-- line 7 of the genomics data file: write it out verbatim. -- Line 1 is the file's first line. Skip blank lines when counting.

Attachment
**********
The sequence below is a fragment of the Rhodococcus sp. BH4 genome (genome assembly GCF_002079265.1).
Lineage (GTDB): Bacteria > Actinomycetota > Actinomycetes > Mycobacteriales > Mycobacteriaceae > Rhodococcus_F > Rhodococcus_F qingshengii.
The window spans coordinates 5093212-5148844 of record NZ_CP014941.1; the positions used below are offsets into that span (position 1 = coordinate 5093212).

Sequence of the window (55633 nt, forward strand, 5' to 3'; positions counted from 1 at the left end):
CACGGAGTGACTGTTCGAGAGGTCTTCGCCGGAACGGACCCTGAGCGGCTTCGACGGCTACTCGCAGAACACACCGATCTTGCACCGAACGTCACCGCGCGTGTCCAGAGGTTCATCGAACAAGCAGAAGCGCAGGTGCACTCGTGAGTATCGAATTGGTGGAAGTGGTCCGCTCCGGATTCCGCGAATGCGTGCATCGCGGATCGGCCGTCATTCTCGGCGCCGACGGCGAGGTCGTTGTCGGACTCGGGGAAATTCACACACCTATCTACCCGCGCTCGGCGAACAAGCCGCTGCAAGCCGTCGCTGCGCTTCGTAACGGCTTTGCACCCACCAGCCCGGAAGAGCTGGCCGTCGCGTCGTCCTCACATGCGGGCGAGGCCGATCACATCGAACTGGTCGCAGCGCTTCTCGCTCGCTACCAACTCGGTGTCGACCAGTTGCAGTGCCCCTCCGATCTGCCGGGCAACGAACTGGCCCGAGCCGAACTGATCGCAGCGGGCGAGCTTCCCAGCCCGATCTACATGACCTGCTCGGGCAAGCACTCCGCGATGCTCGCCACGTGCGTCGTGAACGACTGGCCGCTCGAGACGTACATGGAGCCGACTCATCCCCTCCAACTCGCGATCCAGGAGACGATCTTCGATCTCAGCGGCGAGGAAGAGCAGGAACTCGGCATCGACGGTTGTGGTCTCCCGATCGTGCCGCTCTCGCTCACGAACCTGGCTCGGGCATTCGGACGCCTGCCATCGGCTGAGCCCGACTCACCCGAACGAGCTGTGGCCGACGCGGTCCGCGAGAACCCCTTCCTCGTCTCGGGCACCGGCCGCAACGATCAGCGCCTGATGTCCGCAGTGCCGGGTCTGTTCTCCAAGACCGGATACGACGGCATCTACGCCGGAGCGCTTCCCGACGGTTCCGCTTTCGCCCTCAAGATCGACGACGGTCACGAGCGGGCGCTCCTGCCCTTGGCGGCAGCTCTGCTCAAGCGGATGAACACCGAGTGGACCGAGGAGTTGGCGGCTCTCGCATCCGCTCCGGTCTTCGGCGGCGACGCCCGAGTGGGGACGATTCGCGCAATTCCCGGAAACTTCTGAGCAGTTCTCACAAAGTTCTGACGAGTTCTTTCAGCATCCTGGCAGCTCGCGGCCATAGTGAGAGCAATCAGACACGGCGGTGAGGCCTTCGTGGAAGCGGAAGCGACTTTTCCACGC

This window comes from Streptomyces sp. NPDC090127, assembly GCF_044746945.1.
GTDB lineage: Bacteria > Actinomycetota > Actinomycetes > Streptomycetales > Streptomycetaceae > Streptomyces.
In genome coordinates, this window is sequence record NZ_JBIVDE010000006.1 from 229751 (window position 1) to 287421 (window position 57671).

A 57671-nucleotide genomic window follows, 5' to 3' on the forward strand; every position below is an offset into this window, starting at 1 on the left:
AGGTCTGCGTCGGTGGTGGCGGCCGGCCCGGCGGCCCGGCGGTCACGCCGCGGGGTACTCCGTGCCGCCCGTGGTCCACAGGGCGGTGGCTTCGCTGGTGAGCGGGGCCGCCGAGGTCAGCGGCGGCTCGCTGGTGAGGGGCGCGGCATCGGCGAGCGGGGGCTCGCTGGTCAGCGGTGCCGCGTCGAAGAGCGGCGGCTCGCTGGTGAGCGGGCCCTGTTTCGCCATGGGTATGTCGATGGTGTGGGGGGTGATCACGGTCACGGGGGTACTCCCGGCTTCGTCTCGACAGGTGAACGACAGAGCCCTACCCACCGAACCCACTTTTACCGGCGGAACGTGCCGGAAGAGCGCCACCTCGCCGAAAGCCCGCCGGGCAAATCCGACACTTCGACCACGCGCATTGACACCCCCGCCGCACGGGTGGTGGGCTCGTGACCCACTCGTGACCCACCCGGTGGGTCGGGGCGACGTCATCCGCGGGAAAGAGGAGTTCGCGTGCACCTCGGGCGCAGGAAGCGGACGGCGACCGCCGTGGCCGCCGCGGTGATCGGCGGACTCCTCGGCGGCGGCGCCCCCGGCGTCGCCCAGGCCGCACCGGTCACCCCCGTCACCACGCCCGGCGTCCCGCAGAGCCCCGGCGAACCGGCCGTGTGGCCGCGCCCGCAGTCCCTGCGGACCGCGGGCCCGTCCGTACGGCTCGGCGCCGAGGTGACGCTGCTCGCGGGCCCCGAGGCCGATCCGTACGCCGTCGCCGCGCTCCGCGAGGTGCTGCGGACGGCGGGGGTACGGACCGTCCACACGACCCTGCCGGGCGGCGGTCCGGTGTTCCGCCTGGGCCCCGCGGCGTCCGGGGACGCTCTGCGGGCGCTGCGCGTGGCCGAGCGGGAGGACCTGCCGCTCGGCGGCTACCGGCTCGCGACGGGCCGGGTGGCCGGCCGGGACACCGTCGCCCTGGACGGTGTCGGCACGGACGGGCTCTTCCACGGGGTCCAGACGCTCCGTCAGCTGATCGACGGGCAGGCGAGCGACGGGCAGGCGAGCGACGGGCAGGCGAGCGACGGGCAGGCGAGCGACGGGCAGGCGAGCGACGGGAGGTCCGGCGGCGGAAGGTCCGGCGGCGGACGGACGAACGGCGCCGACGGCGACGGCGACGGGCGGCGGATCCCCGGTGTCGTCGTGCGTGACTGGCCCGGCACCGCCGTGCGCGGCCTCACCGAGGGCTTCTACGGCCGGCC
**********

GTDB lineage: Bacteria > Actinomycetota > Actinomycetes > Streptomycetales > Streptomycetaceae > Streptomyces.